Good citizenship

"Be on top of everything that's happening in the city." Interpreted literally , this notice at a street-level elevator door invites passersby to enjoy the view from the top of the more than fifty-story building -- and, indeed, the view is magnificent. But more than that, the sign serves to alert local residents to be responsible citizens -- aware of what is going on in their hometown, feeling confident of their community's soundness and safety, and contributing to its progressive health and well-being.

Obviously, the mental, moral, and physical status of a city is important to everyone who lives in it. At the same time, the mental and moral state of each citizen is vital to the city as a whole. Every resident can be said to have some responsibility for the spiritual atmosphere as well as for the government and prosperity of his hometown. Nobody can live in a community without having some effect upon it -- even if he doesn't register his vote at election times. His thoughts and acts are felt by others and influence the general tone of neighborhood thinking.

The mental climate of any community is vitally important. The town where residents are respectful of law and order, where they enjoy beauty and are "kindly affectioned one to another with brotherly love," n1 as the Apostle Paul said, is sure to flourish and be a good home. It will prove the presence of goodness and love, and establish to some degree the recognition that the kingdom of heaven, or city of God, is indeed at hand, as Christ Jesus proclaimed it to be. And this demonstration of harmony in even one small township or hamlet will indicate the possibility of establishing world harmony and prosperity, the brotherhood of the entire race, and the elimination of ugliness, poverty, and conflict.

n1 Romans 12:10.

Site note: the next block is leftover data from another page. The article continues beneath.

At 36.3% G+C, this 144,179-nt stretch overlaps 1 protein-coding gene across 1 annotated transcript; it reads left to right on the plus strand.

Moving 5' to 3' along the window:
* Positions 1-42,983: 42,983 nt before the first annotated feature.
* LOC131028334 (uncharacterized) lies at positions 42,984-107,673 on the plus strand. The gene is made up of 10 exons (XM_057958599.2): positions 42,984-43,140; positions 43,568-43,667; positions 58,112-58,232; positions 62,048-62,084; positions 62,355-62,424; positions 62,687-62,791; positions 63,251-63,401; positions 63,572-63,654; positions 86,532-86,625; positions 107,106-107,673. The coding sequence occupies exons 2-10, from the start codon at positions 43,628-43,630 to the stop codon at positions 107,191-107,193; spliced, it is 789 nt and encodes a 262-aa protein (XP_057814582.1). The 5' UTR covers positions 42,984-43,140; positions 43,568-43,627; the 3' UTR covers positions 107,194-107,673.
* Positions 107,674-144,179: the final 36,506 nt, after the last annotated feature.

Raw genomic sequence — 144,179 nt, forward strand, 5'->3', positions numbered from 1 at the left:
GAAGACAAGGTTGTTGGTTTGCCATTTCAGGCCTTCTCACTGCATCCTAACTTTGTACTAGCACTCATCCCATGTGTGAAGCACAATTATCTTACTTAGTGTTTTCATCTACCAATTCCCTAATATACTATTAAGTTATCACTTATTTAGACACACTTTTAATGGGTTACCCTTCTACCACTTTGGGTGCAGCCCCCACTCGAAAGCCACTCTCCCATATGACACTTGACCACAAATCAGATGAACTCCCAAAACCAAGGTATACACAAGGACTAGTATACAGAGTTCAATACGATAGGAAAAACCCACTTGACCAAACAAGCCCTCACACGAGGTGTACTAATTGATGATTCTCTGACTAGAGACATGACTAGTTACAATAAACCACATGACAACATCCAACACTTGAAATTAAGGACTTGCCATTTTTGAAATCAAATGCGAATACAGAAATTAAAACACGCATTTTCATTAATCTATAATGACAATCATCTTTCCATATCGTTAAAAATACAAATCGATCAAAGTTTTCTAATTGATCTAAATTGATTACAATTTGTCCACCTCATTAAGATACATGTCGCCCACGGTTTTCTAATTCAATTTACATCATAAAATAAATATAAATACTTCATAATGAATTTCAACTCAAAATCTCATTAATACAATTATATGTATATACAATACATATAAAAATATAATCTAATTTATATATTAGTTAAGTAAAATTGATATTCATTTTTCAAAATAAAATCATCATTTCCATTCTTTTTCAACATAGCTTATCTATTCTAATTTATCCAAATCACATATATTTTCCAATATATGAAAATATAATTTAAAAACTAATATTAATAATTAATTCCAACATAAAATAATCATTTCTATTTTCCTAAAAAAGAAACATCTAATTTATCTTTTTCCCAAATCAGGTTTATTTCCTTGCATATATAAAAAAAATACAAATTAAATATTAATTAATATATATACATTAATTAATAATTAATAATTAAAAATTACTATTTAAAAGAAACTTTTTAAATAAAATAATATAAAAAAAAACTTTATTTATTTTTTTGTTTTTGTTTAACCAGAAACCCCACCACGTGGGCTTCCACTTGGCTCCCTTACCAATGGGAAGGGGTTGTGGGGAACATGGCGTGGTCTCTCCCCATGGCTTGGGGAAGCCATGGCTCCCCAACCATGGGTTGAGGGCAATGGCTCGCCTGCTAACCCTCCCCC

Mary Baker Eddy, the founder of this newspaper, certainly benefied her hometown of Concord, the capital city of New Hampshire. When, after living there for twenty years, she left to resume residence in Boston, the city council passed a resolution of deep regret at her departure. They were fully aware of the generous interest she had expressed in local affairs, and her practical support of worthy causes.

Despite the enormous demands made upon her time and thoughts by her work as Founder and Leader of Christian Science, Mrs. Eddy was always lovingly aware of her neighbors and thoughtful in helping to meet their needs. But above all it was her spiritual integrity and strength that made her such an influential citizen. It was the qualities of divine Truth and Love she expressed -- the qulities of God -- that gave her the power to leave such a record of good citizenship.

Insofar as anyone expresses the qualities of Truth and Love he will unfailingly inspire and heal others. Mrs. Eddy says in her book Science and Health with Key to the Scriptures:m "Your influence for good depends upon the weight you throw into the right scale. The good you do and embody gives you the only power obtainable." And further on she writes, "Whatever holds human thought in line with unselfed love, receives directly the divine power." n2

n2 Science and Health,m p. 192.

We can all help our hometowns attain higher standards. A single citizen is not helpless but potentially a mighty influence for good in the community. Whatever the local need may be, we can immediately take steps to supply it through our own more active expression of God's qualities. And we can be confident that when we do, the healing influence of the deific power will be widely felt, improving conditions for everyone in the city. DAILY BIBLE VERSE And I john saw the holy city, new Jerusalem, coming down from God out of heaven . . . . And the city had no need of the sun, neither of the moon, to shine in it: for the glory of God did lighten it, and the Lamb is the light thereof. Revelation 21:2, 23

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